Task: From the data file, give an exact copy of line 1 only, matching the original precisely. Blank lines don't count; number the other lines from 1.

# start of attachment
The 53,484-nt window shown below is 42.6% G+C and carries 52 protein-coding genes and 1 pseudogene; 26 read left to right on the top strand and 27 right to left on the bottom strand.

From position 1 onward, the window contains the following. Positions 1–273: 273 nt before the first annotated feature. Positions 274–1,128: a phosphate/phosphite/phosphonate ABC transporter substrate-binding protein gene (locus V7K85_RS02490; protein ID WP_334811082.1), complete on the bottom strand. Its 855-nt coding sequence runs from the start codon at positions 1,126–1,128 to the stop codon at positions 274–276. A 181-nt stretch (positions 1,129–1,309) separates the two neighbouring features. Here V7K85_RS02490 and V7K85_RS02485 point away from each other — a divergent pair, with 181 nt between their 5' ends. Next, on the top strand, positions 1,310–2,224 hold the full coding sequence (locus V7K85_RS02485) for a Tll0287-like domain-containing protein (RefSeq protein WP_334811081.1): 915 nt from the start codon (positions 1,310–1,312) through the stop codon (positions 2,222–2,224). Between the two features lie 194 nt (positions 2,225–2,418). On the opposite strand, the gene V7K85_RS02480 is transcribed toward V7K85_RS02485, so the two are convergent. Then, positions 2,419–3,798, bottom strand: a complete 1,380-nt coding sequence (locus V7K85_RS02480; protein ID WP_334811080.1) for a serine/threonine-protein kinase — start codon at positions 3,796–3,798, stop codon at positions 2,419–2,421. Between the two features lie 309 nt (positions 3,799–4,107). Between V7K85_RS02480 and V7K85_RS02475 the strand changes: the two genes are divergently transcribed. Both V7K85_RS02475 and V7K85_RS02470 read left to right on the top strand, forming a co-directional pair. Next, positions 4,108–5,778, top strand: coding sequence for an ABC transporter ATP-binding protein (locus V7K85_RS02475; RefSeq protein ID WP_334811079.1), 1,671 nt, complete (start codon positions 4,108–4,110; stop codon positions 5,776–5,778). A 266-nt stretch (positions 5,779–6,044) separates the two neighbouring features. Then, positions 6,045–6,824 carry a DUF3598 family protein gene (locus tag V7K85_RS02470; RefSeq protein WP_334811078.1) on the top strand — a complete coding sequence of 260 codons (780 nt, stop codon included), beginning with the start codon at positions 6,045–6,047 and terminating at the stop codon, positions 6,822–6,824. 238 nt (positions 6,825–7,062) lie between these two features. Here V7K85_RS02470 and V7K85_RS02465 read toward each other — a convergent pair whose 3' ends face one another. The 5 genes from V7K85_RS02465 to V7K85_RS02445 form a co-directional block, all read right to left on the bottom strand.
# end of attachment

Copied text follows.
The 53,484-nt window shown below is 42.6% G+C and carries 52 protein-coding genes and 1 pseudogene; 26 read left to right on the top strand and 27 right to left on the bottom strand.